### Frame Of Reference Motion In A Straight Line Uniform

**Frames of Reference**

**An object’s motion**is described relative to a frame of reference. (Imagine yourself describing the motion of a car to someone standing on the sidewalk; you’d use the sidewalk as your frame of reference.)**A frame of reference**is a set of objects that are fixed in space. (The sidewalk, the trees, the buildings all make up a fixed frame of reference for the car.)**The most common frame of reference**is the Earth. (We tend to think of ourselves as stationary and describe everything else’s motion relative to us.)**Other frames of reference**include the sun, the moon, and the stars. (When describing the motion of a spacecraft, for example, we might use the sun as our frame of reference.)

**Motion in a Straight Line**

**Motion in a straight line**is one-dimensional motion. (Imagine a car moving down a straight road; its motion can be described entirely by its position along the road.)**The displacement of an object**is the distance between its initial and final positions. (If a car starts at point A and ends at point B, its displacement is the distance between A and B.)**The velocity of an object**is the rate at which its displacement changes. (If a car travels 100 miles in 2 hours, its average velocity is 50 miles per hour.)**The acceleration of an object**is the rate at which its velocity changes. (If a car starts from rest and reaches a speed of 60 miles per hour in 10 seconds, its acceleration is 6 miles per hour per second.)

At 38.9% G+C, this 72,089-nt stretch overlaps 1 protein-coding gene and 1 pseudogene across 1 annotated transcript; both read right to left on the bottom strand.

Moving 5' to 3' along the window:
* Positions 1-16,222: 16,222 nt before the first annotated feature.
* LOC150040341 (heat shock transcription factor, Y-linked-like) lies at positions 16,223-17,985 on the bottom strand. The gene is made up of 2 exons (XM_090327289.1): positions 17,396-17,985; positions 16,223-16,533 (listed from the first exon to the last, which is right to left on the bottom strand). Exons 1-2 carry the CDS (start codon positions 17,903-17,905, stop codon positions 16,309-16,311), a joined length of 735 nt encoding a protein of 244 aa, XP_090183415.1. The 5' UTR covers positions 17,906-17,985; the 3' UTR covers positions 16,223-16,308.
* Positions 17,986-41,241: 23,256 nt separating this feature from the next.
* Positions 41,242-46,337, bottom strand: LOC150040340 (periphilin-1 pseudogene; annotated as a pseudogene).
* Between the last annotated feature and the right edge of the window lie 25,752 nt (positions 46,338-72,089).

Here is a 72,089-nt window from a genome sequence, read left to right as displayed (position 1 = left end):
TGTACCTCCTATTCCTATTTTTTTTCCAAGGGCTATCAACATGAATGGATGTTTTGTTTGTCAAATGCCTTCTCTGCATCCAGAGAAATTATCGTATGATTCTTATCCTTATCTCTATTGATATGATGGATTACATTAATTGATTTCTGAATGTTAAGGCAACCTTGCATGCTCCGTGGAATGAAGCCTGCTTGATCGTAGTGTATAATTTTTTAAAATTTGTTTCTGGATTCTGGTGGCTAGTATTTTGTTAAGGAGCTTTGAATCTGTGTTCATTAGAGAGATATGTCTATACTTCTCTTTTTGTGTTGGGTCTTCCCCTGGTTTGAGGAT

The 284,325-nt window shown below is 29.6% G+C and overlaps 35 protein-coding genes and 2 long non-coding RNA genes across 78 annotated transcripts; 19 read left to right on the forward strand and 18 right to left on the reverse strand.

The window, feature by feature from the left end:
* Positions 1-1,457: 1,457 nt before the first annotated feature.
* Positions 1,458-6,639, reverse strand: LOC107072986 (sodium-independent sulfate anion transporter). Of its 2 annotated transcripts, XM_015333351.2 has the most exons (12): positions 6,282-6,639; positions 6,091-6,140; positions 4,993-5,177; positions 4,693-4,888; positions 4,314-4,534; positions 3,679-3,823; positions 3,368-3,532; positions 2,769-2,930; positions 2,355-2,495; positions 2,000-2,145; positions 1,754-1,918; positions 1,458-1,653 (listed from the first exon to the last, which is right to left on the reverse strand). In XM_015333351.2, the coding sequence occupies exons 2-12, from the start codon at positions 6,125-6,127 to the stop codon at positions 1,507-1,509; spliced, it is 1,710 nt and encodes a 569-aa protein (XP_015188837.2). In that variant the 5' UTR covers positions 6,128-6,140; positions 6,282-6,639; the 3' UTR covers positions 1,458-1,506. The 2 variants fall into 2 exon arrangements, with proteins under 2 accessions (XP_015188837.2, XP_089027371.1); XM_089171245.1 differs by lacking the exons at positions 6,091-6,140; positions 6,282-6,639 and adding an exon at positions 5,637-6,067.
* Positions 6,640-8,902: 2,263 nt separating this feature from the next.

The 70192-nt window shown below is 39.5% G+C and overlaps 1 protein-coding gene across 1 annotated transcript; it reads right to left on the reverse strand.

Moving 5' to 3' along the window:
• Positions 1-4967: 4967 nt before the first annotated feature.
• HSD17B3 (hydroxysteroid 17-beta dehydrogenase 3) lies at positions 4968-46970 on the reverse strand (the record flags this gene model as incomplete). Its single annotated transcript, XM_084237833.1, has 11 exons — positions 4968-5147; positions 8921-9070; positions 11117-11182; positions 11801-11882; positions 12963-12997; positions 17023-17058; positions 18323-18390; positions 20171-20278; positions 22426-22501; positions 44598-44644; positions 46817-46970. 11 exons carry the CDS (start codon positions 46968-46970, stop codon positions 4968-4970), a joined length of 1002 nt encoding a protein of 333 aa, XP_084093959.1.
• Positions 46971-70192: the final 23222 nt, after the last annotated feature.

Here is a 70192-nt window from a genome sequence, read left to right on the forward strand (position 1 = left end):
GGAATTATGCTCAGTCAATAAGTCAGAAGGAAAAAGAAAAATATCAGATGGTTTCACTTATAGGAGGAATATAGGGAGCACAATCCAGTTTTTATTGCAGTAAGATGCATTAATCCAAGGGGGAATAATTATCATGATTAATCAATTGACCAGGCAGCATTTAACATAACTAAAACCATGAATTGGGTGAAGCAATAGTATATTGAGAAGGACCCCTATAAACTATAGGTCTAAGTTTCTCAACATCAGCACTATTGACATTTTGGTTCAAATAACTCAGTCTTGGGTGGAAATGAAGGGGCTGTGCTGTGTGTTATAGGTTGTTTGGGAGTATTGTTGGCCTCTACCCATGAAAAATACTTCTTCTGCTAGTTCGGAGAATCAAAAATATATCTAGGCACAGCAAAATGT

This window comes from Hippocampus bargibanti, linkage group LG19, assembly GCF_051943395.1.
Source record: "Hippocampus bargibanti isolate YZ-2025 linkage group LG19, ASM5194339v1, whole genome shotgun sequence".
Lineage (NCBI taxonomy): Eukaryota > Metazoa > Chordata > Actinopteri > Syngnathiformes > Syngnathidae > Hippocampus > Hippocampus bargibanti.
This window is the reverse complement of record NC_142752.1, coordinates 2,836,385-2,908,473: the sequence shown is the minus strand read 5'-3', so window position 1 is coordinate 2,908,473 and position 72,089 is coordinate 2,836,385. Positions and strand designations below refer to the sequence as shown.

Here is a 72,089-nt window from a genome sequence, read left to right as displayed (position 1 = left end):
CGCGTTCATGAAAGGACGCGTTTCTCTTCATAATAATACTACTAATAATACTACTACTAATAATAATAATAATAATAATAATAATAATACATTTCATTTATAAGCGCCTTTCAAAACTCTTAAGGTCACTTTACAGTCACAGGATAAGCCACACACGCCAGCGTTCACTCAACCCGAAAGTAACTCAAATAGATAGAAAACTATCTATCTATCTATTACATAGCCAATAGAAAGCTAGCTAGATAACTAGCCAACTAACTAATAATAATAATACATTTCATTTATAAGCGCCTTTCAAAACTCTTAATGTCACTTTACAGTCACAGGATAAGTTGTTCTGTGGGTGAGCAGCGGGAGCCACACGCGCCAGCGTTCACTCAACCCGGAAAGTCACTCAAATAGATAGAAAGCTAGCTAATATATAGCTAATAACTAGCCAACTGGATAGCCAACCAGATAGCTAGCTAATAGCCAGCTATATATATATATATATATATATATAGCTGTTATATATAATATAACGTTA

**Uniform Motion**

**Uniform motion**is motion with constant velocity. (A car driving at a steady 50 miles per hour is in uniform motion.)**The acceleration of an object**in uniform motion is zero. (If a car’s velocity is constant, its acceleration is zero.)**The displacement of an object**in uniform motion is equal to the product of its velocity and the time interval. (If a car travels at 50 miles per hour for 2 hours, its displacement is 100 miles.)